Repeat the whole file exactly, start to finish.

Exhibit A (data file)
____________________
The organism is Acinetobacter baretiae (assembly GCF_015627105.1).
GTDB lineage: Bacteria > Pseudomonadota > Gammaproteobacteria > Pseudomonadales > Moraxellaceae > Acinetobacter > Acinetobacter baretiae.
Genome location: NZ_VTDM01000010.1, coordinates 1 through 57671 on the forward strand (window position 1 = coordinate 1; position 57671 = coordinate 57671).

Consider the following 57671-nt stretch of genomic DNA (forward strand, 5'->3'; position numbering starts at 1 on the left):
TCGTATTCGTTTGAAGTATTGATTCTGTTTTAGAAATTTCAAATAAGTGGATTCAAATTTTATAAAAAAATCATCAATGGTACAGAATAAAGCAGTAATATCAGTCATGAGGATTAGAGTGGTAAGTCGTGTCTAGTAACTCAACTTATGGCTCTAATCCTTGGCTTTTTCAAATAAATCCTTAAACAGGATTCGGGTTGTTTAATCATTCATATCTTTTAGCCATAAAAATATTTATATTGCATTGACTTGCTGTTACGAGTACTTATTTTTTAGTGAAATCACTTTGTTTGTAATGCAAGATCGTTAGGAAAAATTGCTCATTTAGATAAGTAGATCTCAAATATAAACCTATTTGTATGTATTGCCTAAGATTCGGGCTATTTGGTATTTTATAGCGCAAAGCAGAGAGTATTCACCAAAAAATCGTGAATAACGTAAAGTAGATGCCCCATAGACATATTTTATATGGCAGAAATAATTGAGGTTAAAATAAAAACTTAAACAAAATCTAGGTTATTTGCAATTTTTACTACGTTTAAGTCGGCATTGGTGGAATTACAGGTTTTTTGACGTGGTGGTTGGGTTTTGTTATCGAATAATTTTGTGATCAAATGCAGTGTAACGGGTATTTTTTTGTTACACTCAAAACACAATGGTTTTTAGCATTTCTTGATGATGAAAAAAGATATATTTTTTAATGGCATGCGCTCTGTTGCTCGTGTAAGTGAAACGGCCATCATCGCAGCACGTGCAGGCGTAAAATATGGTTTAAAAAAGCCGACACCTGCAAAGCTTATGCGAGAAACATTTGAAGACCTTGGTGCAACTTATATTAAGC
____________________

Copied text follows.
The organism is Acinetobacter baretiae (assembly GCF_015627105.1).
GTDB lineage: Bacteria > Pseudomonadota > Gammaproteobacteria > Pseudomonadales > Moraxellaceae > Acinetobacter > Acinetobacter baretiae.
Genome location: NZ_VTDM01000010.1, coordinates 1 through 57671 on the forward strand (window position 1 = coordinate 1; position 57671 = coordinate 57671).

Consider the following 57671-nt stretch of genomic DNA (forward strand, 5'->3'; position numbering starts at 1 on the left):
TCGTATTCGTTTGAAGTATTGATTCTGTTTTAGAAATTTCAAATAAGTGGATTCAAATTTTATAAAAAAATCATCAATGGTACAGAATAAAGCAGTAATATCAGTCATGAGGATTAGAGTGGTAAGTCGTGTCTAGTAACTCAACTTATGGCTCTAATCCTTGGCTTTTTCAAATAAATCCTTAAACAGGATTCGGGTTGTTTAATCATTCATATCTTTTAGCCATAAAAATATTTATATTGCATTGACTTGCTGTTACGAGTACTTATTTTTTAGTGAAATCACTTTGTTTGTAATGCAAGATCGTTAGGAAAAATTGCTCATTTAGATAAGTAGATCTCAAATATAAACCTATTTGTATGTATTGCCTAAGATTCGGGCTATTTGGTATTTTATAGCGCAAAGCAGAGAGTATTCACCAAAAAATCGTGAATAACGTAAAGTAGATGCCCCATAGACATATTTTATATGGCAGAAATAATTGAGGTTAAAATAAAAACTTAAACAAAATCTAGGTTATTTGCAATTTTTACTACGTTTAAGTCGGCATTGGTGGAATTACAGGTTTTTTGACGTGGTGGTTGGGTTTTGTTATCGAATAATTTTGTGATCAAATGCAGTGTAACGGGTATTTTTTTGTTACACTCAAAACACAATGGTTTTTAGCATTTCTTGATGATGAAAAAAGATATATTTTTTAATGGCATGCGCTCTGTTGCTCGTGTAAGTGAAACGGCCATCATCGCAGCACGTGCAGGCGTAAAATATGGTTTAAAAAAGCCGACACCTGCAAAGCTTATGCGAGAAACATTTGAAGACCTTGGTGCAACTTATATTAAGC